However, he might suggest some medicine to provide relief for the baby’s skin.
Are There Any Home Remedies For Baby Acne?
First a word of caution. Do not try any over-the-counter acne medication for your baby nor use a cream, lotion or soap without your doctor’s advice. Most non-prescription acne medications are for adolescents and adults. Do not even use essential oils, creams or scrub the baby’s skin during bathing.
There are certain home remedies such as oatmeal bath that aim at moisturizing the baby’s skin but have not been medically proven to treat baby acne. All these can actually worsen the condition. If there is anything you can do to help your baby’s skin to be healthy, then it is the following:
Breast Milk For Baby Acne:
Breast milk provides the best nutrition for your baby. It is rich in powerful antibodies that protect the baby from pneumonia and diarrhea-causing pathogens. It also protects the baby from developing allergies.
Breast milk also has antibacterial properties due to the presence of lysozyme, an enzyme that inhibits microbial growth. You can express some milk from your breast and dab it on your baby’s acne using a piece of cotton. This should not be harmful to your baby.
How To Prevent Baby Acne?
Since baby acne has no specific cause and occurs spontaneously, there are no recommended preventive measures. But you can follow some general guidelines. Following are the various ways you can keep your baby’s skin soft and healthy:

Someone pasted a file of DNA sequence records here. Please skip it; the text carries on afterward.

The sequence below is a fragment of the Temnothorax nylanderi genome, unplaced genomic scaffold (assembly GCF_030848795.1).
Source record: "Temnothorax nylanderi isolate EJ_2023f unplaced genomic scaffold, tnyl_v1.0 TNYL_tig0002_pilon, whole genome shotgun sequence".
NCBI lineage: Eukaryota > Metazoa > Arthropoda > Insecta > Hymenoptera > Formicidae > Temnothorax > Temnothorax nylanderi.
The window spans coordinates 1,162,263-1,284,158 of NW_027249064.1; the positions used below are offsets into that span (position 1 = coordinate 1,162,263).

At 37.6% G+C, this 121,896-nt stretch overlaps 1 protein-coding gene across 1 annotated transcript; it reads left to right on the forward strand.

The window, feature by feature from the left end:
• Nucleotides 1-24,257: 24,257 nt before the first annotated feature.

1. Keep your baby’s skin clean:
Have a regular bath routine for your baby. This ensures that his skin is free of bacteria and dead cells. It will also help control sweat since babies have underdeveloped sweat glands that tend to secrete excessively.
2. Use clean and comfortable clothes:
Your baby will happily wear what mommy buys for him. Be sure it is soft, comfortable and provides ample room for movement and ventilation. Babies can get quite vexed with tight clothing, especially during summer. This can cause serious skin conditions that may require prompt medical attention.
3. Change his diapers frequently:
Replace those diapers regularly even if the junior has not soiled them. Nappy rashes are those nasty blisters that can occur just by moisture and lack of ventilation.
4. Keep the skin amply moist/dry:
If it is humid summer, then keep his skin dry; if it is dry winter, then keep his skin moist. Maintaining ample levels of moisture and dryness according to the season is quite important. The underdeveloped skin is too primitive to maintain moisture on its own. Therefore, it needs external intervention through moisturizers and ventilation.
5. Avoid scratching or poking at any rash:
You must never scratch, pinch or poke a rash on your baby’s skin. Fiddling with it will aggravate the condition causing a major outbreak that may require medical attention.
There can be situations when the rashes on the skin are not exactly acne and are indicators of some other skin problem.